Like a camera-clicking tourist trying to get that best snapshot, Spirit is comfortably sitting at "Larry's Lookout" -- after days of wheel slipping and sliding to reach the spectacular vista.
Indeed, both Spirit and its sister robot, Opportunity have in recent weeks covered more ground on the planet's surface over a handful of consecutive days, then either vehicle did in their first 70 days on Mars.
Opportunity has now driven 1.87 miles (3,014 meters) since landing; Spirit even farther, 2.58 miles (4,157 meters). Opportunity is heading south toward a rugged landscape called "etched terrain," where it might find exposures of deeper layers of bedrock than it has seen so far. Meanwhile Spirit succeeded in climbing "Husband Hill."
"We're at Larry's Lookout," said Steve Squyres, leader of the Mars rover science team at Cornell University in Ithaca, New York. The last few days on Mars have been spent jockeying the rover into position to take the "Lookout Pan", he added, a rover photographic assignment to fully document the view from the crest of Cumberland Ridge.
Spirit is presently positioned at Larry's Lookout, some 200 feet (60 meters) above the plains.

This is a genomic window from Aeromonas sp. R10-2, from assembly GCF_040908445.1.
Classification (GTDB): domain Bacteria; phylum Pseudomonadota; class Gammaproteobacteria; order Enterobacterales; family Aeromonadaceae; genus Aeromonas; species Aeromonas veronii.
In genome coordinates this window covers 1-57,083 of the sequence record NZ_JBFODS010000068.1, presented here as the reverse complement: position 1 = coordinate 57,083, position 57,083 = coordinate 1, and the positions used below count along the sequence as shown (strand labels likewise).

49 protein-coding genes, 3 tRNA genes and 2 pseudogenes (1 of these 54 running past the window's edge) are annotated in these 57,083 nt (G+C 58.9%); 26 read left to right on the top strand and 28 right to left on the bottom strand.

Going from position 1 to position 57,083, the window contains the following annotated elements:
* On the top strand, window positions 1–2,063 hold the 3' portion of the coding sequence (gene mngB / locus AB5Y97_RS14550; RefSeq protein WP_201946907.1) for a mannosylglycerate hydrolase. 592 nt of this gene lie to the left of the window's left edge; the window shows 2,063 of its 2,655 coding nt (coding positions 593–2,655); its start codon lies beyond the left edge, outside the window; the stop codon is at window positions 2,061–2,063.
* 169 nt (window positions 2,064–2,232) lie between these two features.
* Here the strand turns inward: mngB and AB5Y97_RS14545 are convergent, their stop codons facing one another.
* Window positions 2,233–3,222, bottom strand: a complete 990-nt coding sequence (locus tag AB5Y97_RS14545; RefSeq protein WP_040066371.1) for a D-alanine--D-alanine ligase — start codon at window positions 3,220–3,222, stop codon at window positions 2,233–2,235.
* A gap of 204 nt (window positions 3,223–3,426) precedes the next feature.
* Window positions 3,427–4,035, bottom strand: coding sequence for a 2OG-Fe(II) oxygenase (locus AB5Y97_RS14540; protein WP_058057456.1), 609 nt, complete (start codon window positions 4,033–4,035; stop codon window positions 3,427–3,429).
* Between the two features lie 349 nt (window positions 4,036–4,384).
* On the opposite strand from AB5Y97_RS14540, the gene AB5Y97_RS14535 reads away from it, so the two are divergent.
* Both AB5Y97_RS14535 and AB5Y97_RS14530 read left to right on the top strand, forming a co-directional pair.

"It's kind of up high and on the left side of this valley. It really looked liked a good place to go and stand there...in a coonskin hat...and look out across the vast expanse of the valley. That was what the goal was for going there," said Larry Crumpler, the man who championed the stopover point.
Crumpler is a research curator in volcanology and space sciences at the New Mexico Museum of Natural History and Science in Albuquerque, and is on the Mars rover science team.
"It's a good stepping stone on our way either to the summit or something else more interesting," Crumpler said. The Columbia Hills have proven of high scientific worth, he pointed out.
"Whatever it is, the Columbia Hills represent materials that are much older than the plains that we crossed coming in. Many of us feel that they are likely to represent something getting back into the wetter part of martian history," Crumpler told SPACE.com. "Whatever it is, they represent an older story...older rocks that have seen wetter times."
From Larry's Lookout, a sweeping panorama of imaging is now basically done. "We're about to start moving again," Squyres said, after some nearby work before resuming the climb, he said. Hundreds of pictures have been taken from the spot. They will be used to create a spectacular view of what the rover can see.
The reason for climbing to this vantage point, Squyres told SPACE.com, was to allow rover operators to make a crucial decision, either to descend into Tennessee Valley or whether to continue up Husband Hill.
"We've already seen what we needed to see, and we've made the decision. We're going to climb," Squyres said.
There were several reasons for the judgment.
Climb or die
According to Squyres, the higher Spirit moves on Husband Hill, the more interesting things seem to get geologically. Second, continuing the climb gives rover scientists access to very interesting terrain on the south side of the hill, he said.